On July 2, 2014, Graco’s Children’s Products recalled 1.9 million infant car seats. The combined recall of the 1.9 million infant seats with the 4.2 million toddler seats the company recalled earlier in the year amounts to the largest recall of children’s car and safety seats in American history. The most recent recall came after months of demands from the National Highway Traffic Safety Administration (NHTSA), a national organization responsible for regulating the safety of children’s car seats, motor vehicles, and other products related to vehicle safety.
The toddler seats that were recalled earlier in the year were reported to contain a defect in the seats’ buckles that made it so difficult for parents to remove their children from the seats once they were strapped into them that some parents were reportedly forced to cut through the seats’ harnesses to get their children out of the seats. Though the company had insisted for months that the infant seats recalled in July did not have the same problem because infants were not eating or drinking while in the seats, NHTSA had received reports from parents that the buckles on the infant car seats also became stuck and made it difficult for the parents to remove their infants from the seats.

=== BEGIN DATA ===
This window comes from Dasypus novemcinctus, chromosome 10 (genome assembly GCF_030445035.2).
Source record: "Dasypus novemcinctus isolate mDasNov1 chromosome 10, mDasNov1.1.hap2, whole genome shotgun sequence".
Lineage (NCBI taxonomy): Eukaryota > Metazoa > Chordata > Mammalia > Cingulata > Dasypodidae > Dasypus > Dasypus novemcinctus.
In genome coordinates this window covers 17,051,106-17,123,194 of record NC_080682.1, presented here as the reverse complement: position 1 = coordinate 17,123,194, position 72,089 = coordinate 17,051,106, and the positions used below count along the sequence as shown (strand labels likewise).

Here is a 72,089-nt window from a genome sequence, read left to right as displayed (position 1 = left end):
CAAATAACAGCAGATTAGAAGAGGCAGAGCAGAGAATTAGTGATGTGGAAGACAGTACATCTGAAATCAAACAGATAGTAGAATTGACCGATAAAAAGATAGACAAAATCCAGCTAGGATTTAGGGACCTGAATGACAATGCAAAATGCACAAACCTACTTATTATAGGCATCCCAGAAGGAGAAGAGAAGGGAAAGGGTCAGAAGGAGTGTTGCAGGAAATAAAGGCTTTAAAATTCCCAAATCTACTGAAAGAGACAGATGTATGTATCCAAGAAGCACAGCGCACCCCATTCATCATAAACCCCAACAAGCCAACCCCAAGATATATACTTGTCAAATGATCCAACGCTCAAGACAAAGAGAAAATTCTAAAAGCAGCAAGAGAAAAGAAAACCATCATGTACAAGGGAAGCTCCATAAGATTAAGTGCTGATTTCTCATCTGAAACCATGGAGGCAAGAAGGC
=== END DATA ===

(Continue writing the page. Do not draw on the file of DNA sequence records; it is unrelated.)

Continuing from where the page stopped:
What can you do if you have purchased a product that you feel is unsafe for your child’s use? First, you should stop using the product and report the problem to agencies responsible for the regulation of the particular product (such as NHTSA or the Consumer Products Safety Commission). Parents are well-advised to regularly consult the websites of these organizations to see if products they have purchased for their children’s use have been recalled.